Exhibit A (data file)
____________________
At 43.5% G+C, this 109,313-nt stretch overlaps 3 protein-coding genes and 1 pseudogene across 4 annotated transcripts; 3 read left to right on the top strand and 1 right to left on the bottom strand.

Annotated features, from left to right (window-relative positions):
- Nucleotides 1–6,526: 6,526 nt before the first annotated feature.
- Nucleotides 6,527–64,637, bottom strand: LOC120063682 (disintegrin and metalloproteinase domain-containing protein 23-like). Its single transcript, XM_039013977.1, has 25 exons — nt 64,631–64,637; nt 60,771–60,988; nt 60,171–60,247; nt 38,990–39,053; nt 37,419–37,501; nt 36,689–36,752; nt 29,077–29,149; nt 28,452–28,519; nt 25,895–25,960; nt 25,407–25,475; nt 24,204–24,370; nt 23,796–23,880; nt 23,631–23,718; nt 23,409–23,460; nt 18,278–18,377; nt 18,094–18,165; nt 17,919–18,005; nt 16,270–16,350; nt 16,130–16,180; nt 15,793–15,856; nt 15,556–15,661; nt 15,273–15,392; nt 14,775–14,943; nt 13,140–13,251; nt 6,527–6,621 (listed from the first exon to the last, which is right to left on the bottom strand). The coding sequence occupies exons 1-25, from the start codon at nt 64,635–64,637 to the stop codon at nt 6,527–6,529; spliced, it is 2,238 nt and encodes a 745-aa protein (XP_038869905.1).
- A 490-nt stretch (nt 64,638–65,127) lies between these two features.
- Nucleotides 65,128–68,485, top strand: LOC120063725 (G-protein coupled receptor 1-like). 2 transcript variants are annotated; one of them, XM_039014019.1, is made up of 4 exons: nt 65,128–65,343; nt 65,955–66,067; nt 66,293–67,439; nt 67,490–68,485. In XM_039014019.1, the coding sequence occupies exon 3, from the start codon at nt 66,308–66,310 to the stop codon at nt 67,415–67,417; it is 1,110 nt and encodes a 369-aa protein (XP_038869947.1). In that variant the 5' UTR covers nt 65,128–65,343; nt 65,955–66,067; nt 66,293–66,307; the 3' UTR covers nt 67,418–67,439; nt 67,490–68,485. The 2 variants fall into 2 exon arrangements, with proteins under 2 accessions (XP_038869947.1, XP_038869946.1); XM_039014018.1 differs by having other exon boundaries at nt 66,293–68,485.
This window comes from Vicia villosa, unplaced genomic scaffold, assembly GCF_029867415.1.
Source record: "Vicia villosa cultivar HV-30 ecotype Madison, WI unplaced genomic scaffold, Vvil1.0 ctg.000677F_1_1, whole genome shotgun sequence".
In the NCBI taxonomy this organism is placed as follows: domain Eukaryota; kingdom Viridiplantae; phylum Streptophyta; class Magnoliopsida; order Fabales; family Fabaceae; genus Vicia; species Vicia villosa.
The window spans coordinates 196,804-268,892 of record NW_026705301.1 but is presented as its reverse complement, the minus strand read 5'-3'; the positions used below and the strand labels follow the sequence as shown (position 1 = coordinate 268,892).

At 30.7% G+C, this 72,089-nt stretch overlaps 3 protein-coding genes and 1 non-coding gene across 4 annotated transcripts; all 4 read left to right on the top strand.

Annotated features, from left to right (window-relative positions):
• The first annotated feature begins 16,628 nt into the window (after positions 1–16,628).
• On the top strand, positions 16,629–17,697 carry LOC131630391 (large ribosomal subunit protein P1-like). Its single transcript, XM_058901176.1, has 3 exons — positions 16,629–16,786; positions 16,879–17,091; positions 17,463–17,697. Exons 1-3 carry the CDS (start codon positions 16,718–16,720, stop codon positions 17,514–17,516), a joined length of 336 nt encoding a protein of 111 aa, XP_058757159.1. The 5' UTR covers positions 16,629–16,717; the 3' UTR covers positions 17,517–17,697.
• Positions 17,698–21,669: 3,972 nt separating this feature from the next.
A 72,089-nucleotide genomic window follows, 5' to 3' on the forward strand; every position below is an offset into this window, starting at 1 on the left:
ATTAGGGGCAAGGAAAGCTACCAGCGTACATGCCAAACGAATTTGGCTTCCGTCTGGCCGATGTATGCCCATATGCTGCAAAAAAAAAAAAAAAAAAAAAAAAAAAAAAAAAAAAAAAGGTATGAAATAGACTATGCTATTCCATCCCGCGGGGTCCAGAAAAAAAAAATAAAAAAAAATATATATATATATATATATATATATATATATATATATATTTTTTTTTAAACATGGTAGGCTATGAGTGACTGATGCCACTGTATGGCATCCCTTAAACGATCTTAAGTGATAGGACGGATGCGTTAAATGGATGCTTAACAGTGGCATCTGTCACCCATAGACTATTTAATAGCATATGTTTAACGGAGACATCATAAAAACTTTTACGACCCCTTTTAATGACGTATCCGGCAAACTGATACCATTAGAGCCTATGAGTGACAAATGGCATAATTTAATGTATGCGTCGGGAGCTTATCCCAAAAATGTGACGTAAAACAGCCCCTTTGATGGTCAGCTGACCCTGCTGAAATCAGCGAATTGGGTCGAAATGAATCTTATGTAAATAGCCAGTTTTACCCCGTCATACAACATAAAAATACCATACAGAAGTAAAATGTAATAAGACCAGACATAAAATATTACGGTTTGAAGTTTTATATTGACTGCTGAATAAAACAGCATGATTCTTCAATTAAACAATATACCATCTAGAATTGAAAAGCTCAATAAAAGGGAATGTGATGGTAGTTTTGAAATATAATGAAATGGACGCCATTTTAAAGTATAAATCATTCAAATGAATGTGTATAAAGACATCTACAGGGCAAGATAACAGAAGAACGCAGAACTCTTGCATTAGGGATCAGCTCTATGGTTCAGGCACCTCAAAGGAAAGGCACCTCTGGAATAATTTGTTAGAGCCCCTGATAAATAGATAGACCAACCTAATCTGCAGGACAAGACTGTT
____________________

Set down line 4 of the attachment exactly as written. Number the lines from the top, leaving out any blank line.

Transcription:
- Nucleotides 6,527–64,637, bottom strand: LOC120063682 (disintegrin and metalloproteinase domain-containing protein 23-like). Its single transcript, XM_039013977.1, has 25 exons — nt 64,631–64,637; nt 60,771–60,988; nt 60,171–60,247; nt 38,990–39,053; nt 37,419–37,501; nt 36,689–36,752; nt 29,077–29,149; nt 28,452–28,519; nt 25,895–25,960; nt 25,407–25,475; nt 24,204–24,370; nt 23,796–23,880; nt 23,631–23,718; nt 23,409–23,460; nt 18,278–18,377; nt 18,094–18,165; nt 17,919–18,005; nt 16,270–16,350; nt 16,130–16,180; nt 15,793–15,856; nt 15,556–15,661; nt 15,273–15,392; nt 14,775–14,943; nt 13,140–13,251; nt 6,527–6,621 (listed from the first exon to the last, which is right to left on the bottom strand). The coding sequence occupies exons 1-25, from the start codon at nt 64,635–64,637 to the stop codon at nt 6,527–6,529; spliced, it is 2,238 nt and encodes a 745-aa protein (XP_038869905.1).